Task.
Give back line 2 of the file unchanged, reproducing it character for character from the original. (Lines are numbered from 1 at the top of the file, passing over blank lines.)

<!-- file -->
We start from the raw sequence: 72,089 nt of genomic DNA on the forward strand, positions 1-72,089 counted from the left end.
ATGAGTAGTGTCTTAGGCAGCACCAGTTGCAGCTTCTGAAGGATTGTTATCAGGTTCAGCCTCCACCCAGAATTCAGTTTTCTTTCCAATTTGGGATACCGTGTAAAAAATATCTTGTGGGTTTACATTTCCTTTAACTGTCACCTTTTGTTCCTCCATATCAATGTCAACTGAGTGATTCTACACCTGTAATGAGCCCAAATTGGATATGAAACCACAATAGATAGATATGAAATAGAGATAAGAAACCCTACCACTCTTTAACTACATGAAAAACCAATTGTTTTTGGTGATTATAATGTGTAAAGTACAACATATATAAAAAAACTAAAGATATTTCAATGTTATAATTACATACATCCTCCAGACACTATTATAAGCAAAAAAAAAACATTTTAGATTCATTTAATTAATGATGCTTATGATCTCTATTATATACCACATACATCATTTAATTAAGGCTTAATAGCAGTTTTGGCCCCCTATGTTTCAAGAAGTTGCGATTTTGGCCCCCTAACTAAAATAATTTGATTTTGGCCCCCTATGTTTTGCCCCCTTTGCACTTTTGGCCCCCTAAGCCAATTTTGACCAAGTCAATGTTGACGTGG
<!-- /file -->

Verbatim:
ATGAGTAGTGTCTTAGGCAGCACCAGTTGCAGCTTCTGAAGGATTGTTATCAGGTTCAGCCTCCACCCAGAATTCAGTTTTCTTTCCAATTTGGGATACCGTGTAAAAAATATCTTGTGGGTTTACATTTCCTTTAACTGTCACCTTTTGTTCCTCCATATCAATGTCAACTGAGTGATTCTACACCTGTAATGAGCCCAAATTGGATATGAAACCACAATAGATAGATATGAAATAGAGATAAGAAACCCTACCACTCTTTAACTACATGAAAAACCAATTGTTTTTGGTGATTATAATGTGTAAAGTACAACATATATAAAAAAACTAAAGATATTTCAATGTTATAATTACATACATCCTCCAGACACTATTATAAGCAAAAAAAAAACATTTTAGATTCATTTAATTAATGATGCTTATGATCTCTATTATATACCACATACATCATTTAATTAAGGCTTAATAGCAGTTTTGGCCCCCTATGTTTCAAGAAGTTGCGATTTTGGCCCCCTAACTAAAATAATTTGATTTTGGCCCCCTATGTTTTGCCCCCTTTGCACTTTTGGCCCCCTAAGCCAATTTTGACCAAGTCAATGTTGACGTGG